On Sunday, June 11, I have hit another mile stone. I had my 47th birthday. It depends on where you are in life. If you are over 47 it is no big deal if you are a child, you might think that I am ancient. I never thought that I would survive my teenage years let alone my forties. But I can tell that I am not a spring chicken anymore. This had been a bitter pill to swallow. I always thought that I could do whatever Jim needed me to do- until- This past weekend we were moving twenty-five large poles that were at least 30 feet in length. They were stacked in a nice and tidy pile and in order to haul them we needed to cut them in half. This meant that we had to get them off the pile. Jim thought that we could man-handle them.( key word MAN- handle) This is where I explained to him that he should have married Olga the Magnificent. He sort of picked up his half and told me to pick up my half. Well, that was not going to happen - ever. Then he said that maybe we should get the tractor with the front-end loader on it. Gee, I didn’t I think about that? What a relief. Not only did it work great but it was very hot last Friday and it made quick work of it. I am not sure but think that the tractor might have saved my life.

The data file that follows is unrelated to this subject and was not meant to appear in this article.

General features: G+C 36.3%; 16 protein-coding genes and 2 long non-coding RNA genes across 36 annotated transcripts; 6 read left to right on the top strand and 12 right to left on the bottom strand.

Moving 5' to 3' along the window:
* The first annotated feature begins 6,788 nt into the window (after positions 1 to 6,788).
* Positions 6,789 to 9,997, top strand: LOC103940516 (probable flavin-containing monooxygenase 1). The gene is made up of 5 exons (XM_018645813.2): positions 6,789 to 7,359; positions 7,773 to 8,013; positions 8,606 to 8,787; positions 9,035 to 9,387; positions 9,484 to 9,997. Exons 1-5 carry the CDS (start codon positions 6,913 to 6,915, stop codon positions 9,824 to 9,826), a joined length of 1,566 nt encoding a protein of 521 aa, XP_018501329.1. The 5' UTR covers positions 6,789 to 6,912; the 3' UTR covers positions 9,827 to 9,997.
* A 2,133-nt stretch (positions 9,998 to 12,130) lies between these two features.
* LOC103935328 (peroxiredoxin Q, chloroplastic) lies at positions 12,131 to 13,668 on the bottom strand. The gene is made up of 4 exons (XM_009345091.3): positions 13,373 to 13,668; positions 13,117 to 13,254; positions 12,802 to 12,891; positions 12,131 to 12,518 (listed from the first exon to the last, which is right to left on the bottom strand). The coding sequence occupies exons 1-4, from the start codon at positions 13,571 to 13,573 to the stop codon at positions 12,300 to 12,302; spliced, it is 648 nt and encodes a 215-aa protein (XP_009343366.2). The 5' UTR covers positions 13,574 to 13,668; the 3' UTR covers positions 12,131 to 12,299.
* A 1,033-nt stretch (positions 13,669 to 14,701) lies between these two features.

Jim and I went to Woodward on Sunday. We noticed that the power company was doing some work on the power lines. They were replacing the wooden poles with metal poles. I have never seen them before. They are a lot taller than the ones they were replacing. I first thought that they were wooden poles covered with metal, but they are hollow inside. I find them very interesting. We discussed how the metal poles compared to the wooden poles. I have been told that the wood peckers cost the power companies an enormous amount of money each year. So the metal poles will an improvement- from our point of view- don’t think the wood peckers would agree.